Using Odds to Play Flush and Straight Draws
When it comes to big draws, often times your opponents make you pay big to see the next card. Although you could make a nut hand, you could also completely miss, so it is crucial to evaluate if it is profitable to see the next card. To do this, you should use a combination of pot odds, implied odds, and the odds of making your hand. We’ll talk about all of those topics in this article, and have you well on your way to making smart decisions after crunching the numbers.
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Odds of Making Poker Hands
First, we’ll go over the odds of completing some common draws – bear with me, this can be slightly boring. The first draw, and perhaps the most common, is the flush draw. If you have four to a flush on the flop, you are roughly 2:1 to make the flush on either the turn or the river. If you have four to a flush on the turn, you are roughly 4:1 to make the flush on the river.
To make a straight, there are a few different odds combinations. If you have a gut shot straight draw on the flop, you are 5:1 to make your draw on the turn or the river. If you miss on the turn, you are now 10.5:1 to complete your straight on the river. If you have an open ended straight draw on the flop, you are roughly 2:1 to complete the draw on the turn or the river. If you have the same hand on the turn, you are 4.75:1 to make the straight on the river.
Poker Pot Odds
Ok, so why are all those numbers important? Well, the reason is that you can compare the poker odds of making your hand to the odds you will have to call to continue in the hand. It is easiest to explain through an example hand where you are playing a draw, so read on:
Say you have a flush draw on the flop, and know that you’re 2:1 to make the flush on either the turn or the river. Because you are only going to make the hand roughly 33% of the time, you should only call a bet that is less than or equal to 33% of the pot. So, if the pot is $10, and your opponent bets $5, you should continue with the hand because the total pot is now $15 and you only have to put $5 more in. If the bet were any larger than $5, you’d have to fold because the pot odds are no longer in your favor.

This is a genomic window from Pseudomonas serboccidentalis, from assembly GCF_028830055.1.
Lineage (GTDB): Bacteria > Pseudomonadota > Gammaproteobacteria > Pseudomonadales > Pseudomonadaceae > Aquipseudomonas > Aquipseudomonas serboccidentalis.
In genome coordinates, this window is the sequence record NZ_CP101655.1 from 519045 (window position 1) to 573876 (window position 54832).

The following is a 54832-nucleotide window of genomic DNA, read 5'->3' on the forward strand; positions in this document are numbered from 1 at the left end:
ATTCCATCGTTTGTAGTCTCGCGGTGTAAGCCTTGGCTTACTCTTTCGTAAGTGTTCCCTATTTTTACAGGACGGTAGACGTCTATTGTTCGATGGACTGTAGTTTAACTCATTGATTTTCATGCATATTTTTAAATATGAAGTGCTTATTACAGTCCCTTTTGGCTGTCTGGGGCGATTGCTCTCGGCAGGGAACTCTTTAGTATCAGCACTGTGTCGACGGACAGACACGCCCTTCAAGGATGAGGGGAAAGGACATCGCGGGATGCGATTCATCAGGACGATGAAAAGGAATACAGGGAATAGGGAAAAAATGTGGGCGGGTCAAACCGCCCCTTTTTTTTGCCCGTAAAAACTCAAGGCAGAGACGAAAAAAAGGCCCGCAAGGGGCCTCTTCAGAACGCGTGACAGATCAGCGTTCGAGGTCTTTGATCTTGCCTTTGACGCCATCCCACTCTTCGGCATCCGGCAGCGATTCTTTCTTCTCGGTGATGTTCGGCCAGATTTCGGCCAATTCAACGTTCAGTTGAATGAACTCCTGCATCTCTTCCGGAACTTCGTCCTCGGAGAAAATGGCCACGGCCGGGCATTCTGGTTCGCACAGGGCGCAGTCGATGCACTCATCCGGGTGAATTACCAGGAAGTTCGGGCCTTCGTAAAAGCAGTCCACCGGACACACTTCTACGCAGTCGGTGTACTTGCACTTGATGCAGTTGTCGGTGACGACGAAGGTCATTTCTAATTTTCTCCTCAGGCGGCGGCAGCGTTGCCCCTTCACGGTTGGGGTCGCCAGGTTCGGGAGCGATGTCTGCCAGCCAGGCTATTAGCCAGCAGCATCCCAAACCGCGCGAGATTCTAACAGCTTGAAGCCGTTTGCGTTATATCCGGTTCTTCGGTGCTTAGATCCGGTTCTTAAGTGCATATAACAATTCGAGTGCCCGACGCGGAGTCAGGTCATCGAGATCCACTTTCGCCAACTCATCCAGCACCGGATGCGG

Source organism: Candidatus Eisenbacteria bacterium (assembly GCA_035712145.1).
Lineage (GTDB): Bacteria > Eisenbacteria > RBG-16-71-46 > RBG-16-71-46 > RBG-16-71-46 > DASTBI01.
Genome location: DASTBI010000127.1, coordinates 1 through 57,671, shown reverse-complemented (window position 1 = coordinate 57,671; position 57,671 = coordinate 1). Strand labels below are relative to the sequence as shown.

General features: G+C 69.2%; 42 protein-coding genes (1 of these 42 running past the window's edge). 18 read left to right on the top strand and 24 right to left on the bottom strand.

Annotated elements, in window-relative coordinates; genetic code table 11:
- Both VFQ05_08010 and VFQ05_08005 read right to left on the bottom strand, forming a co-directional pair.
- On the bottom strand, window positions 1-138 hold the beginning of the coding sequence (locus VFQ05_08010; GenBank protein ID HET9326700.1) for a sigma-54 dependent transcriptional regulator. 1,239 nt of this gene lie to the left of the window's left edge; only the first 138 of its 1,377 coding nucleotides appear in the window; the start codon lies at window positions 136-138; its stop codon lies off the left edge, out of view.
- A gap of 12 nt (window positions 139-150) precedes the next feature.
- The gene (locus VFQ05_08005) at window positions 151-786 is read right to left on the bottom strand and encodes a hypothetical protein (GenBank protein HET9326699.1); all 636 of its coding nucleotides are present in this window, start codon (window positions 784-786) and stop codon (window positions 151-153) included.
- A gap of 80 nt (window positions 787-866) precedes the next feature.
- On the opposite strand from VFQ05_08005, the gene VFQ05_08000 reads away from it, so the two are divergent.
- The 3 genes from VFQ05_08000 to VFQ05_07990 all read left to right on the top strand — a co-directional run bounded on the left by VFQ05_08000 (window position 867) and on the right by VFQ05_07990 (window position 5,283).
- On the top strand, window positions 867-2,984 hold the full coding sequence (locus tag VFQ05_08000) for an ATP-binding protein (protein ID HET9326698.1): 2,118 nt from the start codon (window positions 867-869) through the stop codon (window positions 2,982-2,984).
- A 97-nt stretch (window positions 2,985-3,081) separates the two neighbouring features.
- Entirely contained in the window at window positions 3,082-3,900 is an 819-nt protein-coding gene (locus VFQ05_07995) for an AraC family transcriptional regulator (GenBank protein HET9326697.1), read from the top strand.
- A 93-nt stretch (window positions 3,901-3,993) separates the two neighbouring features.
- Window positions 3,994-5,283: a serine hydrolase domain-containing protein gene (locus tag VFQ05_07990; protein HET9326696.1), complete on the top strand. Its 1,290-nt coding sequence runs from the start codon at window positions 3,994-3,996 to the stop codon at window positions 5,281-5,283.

These calculations can be applied to any situation, regardless of what draw you have or what sized bet is made. If you find the math overwhelming at the table, make sure to round some of the numbers to make it easier to figure it out quickly.
Implied Poker Odds
The one time that you might go against pot odds is if you think your implied odds call for the opposite decision. Implied odds are the changes to the pot odds that you can imply based on your opponents tendencies and hand. For example, if you have a flush draw on the flop but are facing a pot sized bet (a 1:1 bet), traditional pot odds would dictate that you should fold. However, if you believe your opponent has a monster hand, and wouldn’t fold even if the flush draw hit, you should continue on because your actual odds are much greater as you know that if you hit the flush, you’ll take his/her whole stack.
This also works the other way. If you have the same flush draw, and are facing a 3:1 bet, normal pot odds would dictate you to call. However, if your opponent is a good player, and you expect him/her to fold if the flush draw hits, you should actually fold because the draw won’t be worth anything even if you make it.
Always make sure to consider your pot odds, implied odds, and draw odds when at the table to make better decisions. It’s even easier at a US online poker site, because the bet sizes and pot sizes are displayed for you. Good luck!
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